Figuring out when to migrate your computing environment to 64-bit technology can be difficult. Knowing how to do it can also be tricky.
Besides understanding the technical aspects of moving to 64-bit, it's important to make a business case for the migration. To do that, first you'll need to evaluate the technical aspects of the technology to determine the business value.
Let's take a look at the decision points and the business value.
In determining the value of upgrading client workstations, consider 64-bit Windows Vista on your refresh program. The x64 systems may be just as cheap as the 32-bit systems.
The apps may not be there yet, but they will be. And when they are, you'll be ready. In addition, if you buy x86 hardware now, by the time your next refresh comes around, it will be antiquated.
Warning: The big gotcha here is device drivers, which cannot run in 32-bit Windows On Windows emulation mode. Before you upgrade clients, make sure that any special requirements you have for device drivers have 64-bit versions. You can't make a 32-bit driver work.
Probably the greatest business value you will have for investing in 64-bit technology will be your servers. They are the ones that are largely responsible for worker productivity. The reliability and performance of 64-bit servers are critical.
The large memory model and virtually unlimited resources in 64-bit servers can go a long way in preventing downtime because of poor server performance. However, consider that most hardware vendors have benchmark numbers for 64-bit systems, but benchmarks are made in an artificial environment. Get an evaluation system and run your own benchmarks – using your apps in your environment. Make sure you know that spending that extra money will indeed give you the benefits you expect.
One critical point to note in evaluating 64-bit servers is that there are two options in the Windows world: Itanium (IA64) and x64.
Itanium-based servers are typically going to run large database applications, computer animation and probably virtualization. These are high-end, expensive machines that will require applications to be able to take advantage of that power to justify their purchase.
The x64 is a lower-cost alternative to IA64. Although the x64 technology is still 64-bit and addresses large-scale memory models like Itanium, it does have limitations in terms of performance and capacity. These servers will be more likely to run everyday business applications and provide basic file service and printing applications. Client workstations will be available only with x64 processors.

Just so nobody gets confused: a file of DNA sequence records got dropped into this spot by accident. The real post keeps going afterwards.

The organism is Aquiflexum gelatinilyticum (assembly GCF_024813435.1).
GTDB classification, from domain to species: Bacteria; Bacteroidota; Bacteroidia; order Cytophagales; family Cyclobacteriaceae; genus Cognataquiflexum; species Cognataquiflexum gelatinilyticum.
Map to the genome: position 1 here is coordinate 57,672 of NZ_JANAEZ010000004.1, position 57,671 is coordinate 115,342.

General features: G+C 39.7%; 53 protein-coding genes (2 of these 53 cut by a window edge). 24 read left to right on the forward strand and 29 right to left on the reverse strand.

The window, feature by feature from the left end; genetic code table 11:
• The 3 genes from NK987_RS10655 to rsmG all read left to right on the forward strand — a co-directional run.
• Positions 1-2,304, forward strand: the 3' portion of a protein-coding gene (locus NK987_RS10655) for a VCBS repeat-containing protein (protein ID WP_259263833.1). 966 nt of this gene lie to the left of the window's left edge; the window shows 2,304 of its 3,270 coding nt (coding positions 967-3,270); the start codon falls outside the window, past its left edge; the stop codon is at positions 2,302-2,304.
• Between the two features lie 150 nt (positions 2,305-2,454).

The decision, then, is not only whether you go to 64-bit technology but also whether you go to x64 or Itanium. Again, the applications on Itanium are going to be very high end, and there will be few -- if any -- Itanium applications that most organizations will be able to justify. Nevertheless, Itanium does have its place, so it should be evaluated.
In terms of your business case, it really depends on your needs. But rule of thumb would be to start with x64 servers and prove that you need more. Doing a proper benchmark and evaluation is of paramount importance in justifying Itanium.
One place that 64-bit Windows servers will definitely help is in Active Directory. With appropriate physical memory, 64bit domain controllers can literally store the entire active directory database in memory. I know one large, global corporation whose AD database is just under 8GB. So with a reasonably priced x64 server, you can load AD into physical memory and make a huge impact on Active Directory performance.
This is another case where x64 servers are better than Itanium servers because AD can't justify the Itanium resources. Although this will be somewhat hard to quantify for a return on investment calculation, it is a good investment in your infrastructure, which everyone depends on.
It's clear to see that 64-bit is the wave of the future. So begin now to get educated on the technical aspects so you can make informed decisions on how to take advantage of this new and powerful technology. As always, make sure the migration decisions make good business sense -- not only in terms of initial cost but also in terms of performance, reliability, and the ability to host new apps that will gradually abandon 32-bit platforms.
Gary Olsen is a systems software engineer for Hewlett-Packard in Global Solutions Engineering. He authored Windows 2000: Active Directory Design and Deployment and co-authored Windows Server 2003 on HP ProLiant Servers. Gary is a Microsoft MVP for Directory Services and formerly for Windows File Systems.
This was first published in August 2007